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TUCoPS :: Hacking Techniques :: avindu~1.txt

How the A/V Industry works - Renderman's efforts to get an explanation why BO2K is "Bad" while PCAnywhere is "Good"

                         How the A/V Industry Works

     By: Renderman,

     What do I remember most about DEFCON 7? The mosh pit of
     Anti-Virus employees at the release of BO2K. Several dozen A/V
     people from different companies, risking life, limb and large
     insurance deductibles to get their company the first samples of
     BO2K was one of the funniest things I remember. At the time it
     made sense to risk injury to get a copy, the media would reward
     the first company with a BO2K detection signature with immense
     amounts of free advertising, after all this was the latest and
     greatest Trojan/backdoor, right? Well, after seeing Dildog's
     presentation and the following open challenge to M$ to recall SMS
     server, the general description of BO2K changed. After initially
     trying BO2K on an isolated test machine to make sure I didn't
     screw myself, it has now become my primary method of remote
     administration on a multiple system 9X/NT network because it is
     just a damn good program. My opinion now; the anti-virus industry
     people didn't need to be there. This was a well designed remote
     control product that happened to be written by hackers, and as
     with any tool, in the wrong hands it can be dangerous.

     In the months following defcon , products such as Softeyes
     (, and Investigator from Winwhatwhere
     (, and other products that are
     designed to do much of what the A/V industry says makes a program
     malicious are not scanned for. When a products can advertise
     "watches and records everything about every window that gains the
     focus. It records every keystroke, program name, window title,
     URL, User and Workstation and the optional 'Silent Install'
     feature will run the installation silently and invisibly" and not
     be scanned for, it begs the question, how do you decide? Also you
     may recall the problems that the folks over at NetBus had when
     they went commercial and started charging for their product. They
     had a hard time shedding the image of a hacking tool. This really
     rattled a lot of peoples cages because the logic that was in use
     by the people who are saying certain programs are malicious does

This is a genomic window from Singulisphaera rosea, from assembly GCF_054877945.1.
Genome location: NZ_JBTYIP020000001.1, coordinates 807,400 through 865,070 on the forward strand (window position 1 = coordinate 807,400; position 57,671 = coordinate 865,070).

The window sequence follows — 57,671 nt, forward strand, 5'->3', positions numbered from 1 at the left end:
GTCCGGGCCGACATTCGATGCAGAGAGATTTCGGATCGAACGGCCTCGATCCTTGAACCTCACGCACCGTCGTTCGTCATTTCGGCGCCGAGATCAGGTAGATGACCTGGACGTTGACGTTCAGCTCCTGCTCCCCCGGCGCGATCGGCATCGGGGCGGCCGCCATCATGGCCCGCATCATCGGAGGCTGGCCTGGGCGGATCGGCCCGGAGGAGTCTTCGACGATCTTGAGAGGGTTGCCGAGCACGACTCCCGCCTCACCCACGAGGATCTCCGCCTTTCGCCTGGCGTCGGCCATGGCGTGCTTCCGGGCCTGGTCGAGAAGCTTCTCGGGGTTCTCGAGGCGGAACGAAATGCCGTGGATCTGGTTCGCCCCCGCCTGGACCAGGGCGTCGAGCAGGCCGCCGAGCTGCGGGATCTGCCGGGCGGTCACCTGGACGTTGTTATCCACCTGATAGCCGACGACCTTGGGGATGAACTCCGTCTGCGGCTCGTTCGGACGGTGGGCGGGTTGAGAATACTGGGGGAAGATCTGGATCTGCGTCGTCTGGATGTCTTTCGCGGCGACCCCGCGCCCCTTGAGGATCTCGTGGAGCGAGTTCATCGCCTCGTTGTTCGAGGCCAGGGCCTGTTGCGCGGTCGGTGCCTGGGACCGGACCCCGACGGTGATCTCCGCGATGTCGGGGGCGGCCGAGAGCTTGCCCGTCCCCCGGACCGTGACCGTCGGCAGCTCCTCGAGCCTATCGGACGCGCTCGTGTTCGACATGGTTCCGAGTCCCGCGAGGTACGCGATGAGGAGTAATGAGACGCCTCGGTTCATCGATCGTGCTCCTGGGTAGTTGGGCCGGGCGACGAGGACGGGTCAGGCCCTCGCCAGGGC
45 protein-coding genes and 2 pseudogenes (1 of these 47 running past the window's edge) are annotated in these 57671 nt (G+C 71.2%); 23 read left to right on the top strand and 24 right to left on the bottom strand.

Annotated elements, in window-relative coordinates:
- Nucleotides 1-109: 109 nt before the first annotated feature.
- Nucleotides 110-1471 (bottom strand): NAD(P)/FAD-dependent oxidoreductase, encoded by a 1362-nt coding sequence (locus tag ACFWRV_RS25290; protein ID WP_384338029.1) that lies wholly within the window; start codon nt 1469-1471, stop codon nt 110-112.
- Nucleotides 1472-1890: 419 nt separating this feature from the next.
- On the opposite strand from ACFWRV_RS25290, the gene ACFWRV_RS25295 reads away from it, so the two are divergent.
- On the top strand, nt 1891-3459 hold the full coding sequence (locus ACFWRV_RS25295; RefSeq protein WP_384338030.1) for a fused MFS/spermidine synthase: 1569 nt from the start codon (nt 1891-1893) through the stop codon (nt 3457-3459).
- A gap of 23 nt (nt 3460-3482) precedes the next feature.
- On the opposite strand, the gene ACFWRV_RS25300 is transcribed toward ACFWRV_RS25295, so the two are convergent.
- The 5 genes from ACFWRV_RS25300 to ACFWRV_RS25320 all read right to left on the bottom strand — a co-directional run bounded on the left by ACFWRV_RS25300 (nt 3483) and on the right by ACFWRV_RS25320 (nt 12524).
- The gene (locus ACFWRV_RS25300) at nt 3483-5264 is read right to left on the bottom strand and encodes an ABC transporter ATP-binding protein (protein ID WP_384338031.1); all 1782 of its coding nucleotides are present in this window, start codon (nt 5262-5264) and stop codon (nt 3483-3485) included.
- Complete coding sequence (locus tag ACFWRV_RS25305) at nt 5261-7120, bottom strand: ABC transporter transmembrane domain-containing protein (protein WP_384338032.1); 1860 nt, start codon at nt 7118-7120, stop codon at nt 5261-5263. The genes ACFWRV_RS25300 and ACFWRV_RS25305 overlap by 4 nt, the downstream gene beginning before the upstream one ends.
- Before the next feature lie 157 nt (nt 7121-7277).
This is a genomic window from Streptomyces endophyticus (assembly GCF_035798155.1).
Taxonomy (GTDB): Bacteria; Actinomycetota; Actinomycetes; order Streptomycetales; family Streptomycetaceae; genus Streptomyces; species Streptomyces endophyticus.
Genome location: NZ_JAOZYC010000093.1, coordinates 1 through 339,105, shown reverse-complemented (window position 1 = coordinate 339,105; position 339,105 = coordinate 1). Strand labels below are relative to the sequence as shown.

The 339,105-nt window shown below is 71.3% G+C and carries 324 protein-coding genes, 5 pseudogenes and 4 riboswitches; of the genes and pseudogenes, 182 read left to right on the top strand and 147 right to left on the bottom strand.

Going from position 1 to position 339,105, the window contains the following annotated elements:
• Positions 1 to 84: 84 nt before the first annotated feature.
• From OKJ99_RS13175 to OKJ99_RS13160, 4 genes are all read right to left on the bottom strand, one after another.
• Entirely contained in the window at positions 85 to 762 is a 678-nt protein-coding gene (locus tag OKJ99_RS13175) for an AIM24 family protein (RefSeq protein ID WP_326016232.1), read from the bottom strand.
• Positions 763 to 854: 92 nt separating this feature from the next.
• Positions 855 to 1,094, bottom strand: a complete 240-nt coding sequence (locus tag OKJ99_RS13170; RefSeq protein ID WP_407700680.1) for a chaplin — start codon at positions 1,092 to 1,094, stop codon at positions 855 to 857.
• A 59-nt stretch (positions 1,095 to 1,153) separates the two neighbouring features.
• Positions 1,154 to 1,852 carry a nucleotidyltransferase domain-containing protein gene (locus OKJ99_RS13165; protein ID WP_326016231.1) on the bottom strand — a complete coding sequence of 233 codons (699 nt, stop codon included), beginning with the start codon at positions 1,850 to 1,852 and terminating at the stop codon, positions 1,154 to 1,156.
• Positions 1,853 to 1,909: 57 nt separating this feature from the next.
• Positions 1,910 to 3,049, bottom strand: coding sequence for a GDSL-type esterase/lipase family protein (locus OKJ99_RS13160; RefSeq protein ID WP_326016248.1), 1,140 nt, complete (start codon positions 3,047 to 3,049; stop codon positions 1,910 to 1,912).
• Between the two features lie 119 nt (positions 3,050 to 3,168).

not make sense when you add these new programs to the mix. Just
     looking at C|net's technology terror guide (Technology Terrors)
     you can see the number of products that aren't on any A/V list
     that are as dangerous, if not more, than BO2K.

     This whole thing boils down to the question; how do A/V companies
     decide what criteria makes a piece of code worth being scanned

     Well, rather than rant on like others might do, I went to the
     source. I looked on A/V sites for a policy statement or a set of
     internal guidelines. Nothing found. So I sent a mail like any
     other customer to the customer support department (and if it
     existed, the A/V research department as well) of the major A/V
     companies, Symantec, NAI, AVP, Computer Associates, and Panda
     Software. There were others that could also qualify, but these
     are what you find most on store shelves. To all the companies I
     sent the same letter:

          Dear Sir/Madam,

          With recent events in the virus industry, it has become
          apparent to myself and many others that there seems to
          be a definite bias when is comes to how companies like
          yours determine what should and should not be scanned

          By what policy do you decide what should be scanned for
          and eliminated and what is 'legitimate'? After an
          examination of your web site, no policy statement could
          be found. Can you clarify by what criteria makes a
          product malicious or a legitimate product?



     As you can see, the letter states my conundrum and the
     clarification I need, and I don't try to hide who I'm mailing as.
     I waited a couple weeks for the responses to accumulate and
     re-sent some that I did not receive responses from. In over two
     weeks I only received 3 responses.

     First was a very quick response from Symantec customer support
     from a gentleman who really was having a really bad day and I
     think and was not happy to see me. Here is his message with my
     comments inserted

          I can assure you that Symantec has absolutely no bias
          towards any legitimate software developers (What makes
          a software developer legitimate, is there a license I'm
          not aware of? I thought anyone could code?) Arguments
          by some hackers that certain hacker tools are actually
          legitimate commercial software are themselves extremely
          biased to the point of not making any sense (I agree we
          are biased to a point just as you are, but what makes
          something a hacker tool or a mis-used administration
          tool?) A good news recent story about this subject is
          available for reading at this web page,
 Both Symantec
          management and management at other Anti-Virus
          developers are quoted in this article about this
          subject. We really would not have anything further to
          add to these comments on this subject. (The article
          does not really answer what I was asking.)

          Best regards,
          (name omitted)

     After not answering my original question, I responded because I
     thought they still had something they could add. This time I went
     and asked exactly how they decide what should and should not be
     detected and give an example:

          Interesting article you reference, but it still does
          not answer my question.

          What is your companies policy on determining what
          should and should not be detected in your Anti-Virus

          What is defined by your company as legitimate software